In fact, it's been reported that as much as 80-95 percent of people who go on diets, end up gaining back the weight that they lost, if not packing on even more pounds. And a part of that is because they haven't learned how to have a healthier relationship with food.
Be at Peace with Food
There is someone I know who's been on some form of a diet, for at least 15 years now. It's literally nothing to see her 20 pounds smaller one month and 30 pounds heavier 2-3 months later. Whenever we discuss the roller coaster that she is constantly on, she talks about the fact that she's an emotional eater (I'll get more into that in a sec). Because of that, one day she sees foods like it's the enemy; the next day, she's using that same food to comfort her. Living like this keeps her on a constant yo-yo and that's not good because yo-yo eating/dieting leads to things like increased weight loss and a decrease in muscle mass, along with an increased risk of diabetes, heart disease and blood pressure.
This is why it's so important to be intentional about making peace with food. What I mean by that is, stop looking at food as being what keeps you from the weight goals that you're striving for, or as a way to make you feel better when you're down. For the most part, food is fuel, period. And while some foods are better for us than others, when we relax minds and give ourselves permission to 1) see food as a way to keep us going and 2) actually embrace food for what it is, that can help us to look at it from a healthier perspective. It can also provide a foundation for balance while learning to consume certain things in moderation (rather than starving ourselves or punishing ourselves for indulging).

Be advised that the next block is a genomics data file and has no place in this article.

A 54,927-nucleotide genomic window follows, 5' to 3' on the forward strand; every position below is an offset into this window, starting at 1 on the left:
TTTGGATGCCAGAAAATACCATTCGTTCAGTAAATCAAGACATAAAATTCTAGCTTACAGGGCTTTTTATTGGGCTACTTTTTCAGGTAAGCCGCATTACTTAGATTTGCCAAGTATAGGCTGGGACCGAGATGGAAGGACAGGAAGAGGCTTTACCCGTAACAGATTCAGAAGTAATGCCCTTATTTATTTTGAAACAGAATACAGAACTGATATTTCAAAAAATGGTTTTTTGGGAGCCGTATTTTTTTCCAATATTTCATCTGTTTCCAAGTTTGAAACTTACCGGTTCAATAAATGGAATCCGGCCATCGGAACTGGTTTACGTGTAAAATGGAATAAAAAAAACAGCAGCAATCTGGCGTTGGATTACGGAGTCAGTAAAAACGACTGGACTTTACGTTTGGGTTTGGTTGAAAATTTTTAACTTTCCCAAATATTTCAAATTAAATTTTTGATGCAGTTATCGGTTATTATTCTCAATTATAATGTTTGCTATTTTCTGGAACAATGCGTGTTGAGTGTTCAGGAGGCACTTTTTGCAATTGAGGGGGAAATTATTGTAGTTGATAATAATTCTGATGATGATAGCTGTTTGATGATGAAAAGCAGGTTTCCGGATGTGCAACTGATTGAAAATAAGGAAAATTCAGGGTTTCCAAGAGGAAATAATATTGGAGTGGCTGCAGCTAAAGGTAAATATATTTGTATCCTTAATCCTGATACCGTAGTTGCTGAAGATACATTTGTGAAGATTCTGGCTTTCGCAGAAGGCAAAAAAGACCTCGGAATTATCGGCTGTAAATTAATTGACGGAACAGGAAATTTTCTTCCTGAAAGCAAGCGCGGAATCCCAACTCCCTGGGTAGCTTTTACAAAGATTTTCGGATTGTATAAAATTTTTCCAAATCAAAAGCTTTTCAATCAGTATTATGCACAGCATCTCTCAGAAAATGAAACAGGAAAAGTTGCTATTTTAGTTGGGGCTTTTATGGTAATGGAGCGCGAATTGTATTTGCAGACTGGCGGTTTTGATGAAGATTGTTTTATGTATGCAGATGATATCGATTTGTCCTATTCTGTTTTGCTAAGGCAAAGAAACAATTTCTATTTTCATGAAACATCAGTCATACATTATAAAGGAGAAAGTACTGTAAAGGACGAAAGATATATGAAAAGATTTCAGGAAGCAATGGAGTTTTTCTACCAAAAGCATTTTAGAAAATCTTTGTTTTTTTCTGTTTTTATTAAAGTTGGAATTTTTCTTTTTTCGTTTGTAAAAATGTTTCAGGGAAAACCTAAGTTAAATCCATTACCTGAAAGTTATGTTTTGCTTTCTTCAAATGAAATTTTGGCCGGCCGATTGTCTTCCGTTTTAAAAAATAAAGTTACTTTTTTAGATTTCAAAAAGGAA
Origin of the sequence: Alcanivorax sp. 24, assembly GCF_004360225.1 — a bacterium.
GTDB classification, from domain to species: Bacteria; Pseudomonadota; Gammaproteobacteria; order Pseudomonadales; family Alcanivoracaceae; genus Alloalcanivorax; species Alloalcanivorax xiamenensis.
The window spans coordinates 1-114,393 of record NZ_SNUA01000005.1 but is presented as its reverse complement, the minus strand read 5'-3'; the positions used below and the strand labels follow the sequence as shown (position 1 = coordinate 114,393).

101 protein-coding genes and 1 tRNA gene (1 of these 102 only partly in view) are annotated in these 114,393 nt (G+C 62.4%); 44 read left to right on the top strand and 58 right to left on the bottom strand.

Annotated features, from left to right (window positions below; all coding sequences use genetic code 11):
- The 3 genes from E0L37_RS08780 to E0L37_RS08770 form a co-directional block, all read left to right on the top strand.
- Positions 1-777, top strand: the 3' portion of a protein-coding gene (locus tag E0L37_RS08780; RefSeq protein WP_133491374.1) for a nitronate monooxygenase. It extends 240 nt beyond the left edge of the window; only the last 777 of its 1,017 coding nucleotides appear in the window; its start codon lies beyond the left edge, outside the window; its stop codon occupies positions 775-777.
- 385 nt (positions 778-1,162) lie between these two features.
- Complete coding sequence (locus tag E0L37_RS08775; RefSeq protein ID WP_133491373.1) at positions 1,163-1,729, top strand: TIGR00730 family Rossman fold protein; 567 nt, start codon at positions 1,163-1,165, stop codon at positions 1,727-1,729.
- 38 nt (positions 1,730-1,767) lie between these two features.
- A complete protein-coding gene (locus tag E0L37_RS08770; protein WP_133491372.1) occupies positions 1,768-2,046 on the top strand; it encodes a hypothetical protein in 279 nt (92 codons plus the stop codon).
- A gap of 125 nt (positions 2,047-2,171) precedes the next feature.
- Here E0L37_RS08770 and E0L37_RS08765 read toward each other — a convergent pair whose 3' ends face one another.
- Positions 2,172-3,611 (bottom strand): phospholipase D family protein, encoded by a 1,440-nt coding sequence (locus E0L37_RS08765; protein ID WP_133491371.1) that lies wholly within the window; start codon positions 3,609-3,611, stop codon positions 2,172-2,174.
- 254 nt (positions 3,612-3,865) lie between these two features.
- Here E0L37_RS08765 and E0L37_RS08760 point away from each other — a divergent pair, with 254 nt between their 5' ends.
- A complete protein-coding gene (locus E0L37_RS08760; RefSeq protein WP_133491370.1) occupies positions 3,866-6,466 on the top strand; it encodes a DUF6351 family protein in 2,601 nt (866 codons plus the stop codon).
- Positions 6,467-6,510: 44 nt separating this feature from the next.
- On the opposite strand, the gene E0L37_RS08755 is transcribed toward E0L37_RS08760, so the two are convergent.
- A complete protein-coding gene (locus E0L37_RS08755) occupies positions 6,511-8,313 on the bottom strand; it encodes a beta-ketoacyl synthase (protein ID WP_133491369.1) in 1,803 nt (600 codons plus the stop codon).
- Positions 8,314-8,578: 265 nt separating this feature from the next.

Listen to Feelings More Than Rules
OK, let's look a little into what emotional eating is. If you're someone who eats in a direct response to something that has (or hasn't) happened to you (whether you are actually hungry or not); if you're prone to eating at unusual times of the day (like really late at night); if you tend to always use food as a way to reward yourself; if your eating habits drastically shift, based on how stressed out you are (or aren't); if you rely on food to make you feel better—all of these are clear signs that you, at least have the tendency, to be an emotional eater. And, if this is indeed the case, trying to diet is going to be absolute hell for you because, let's be honest—for most people, dieting comes with its own level of stressors and insanity triggers.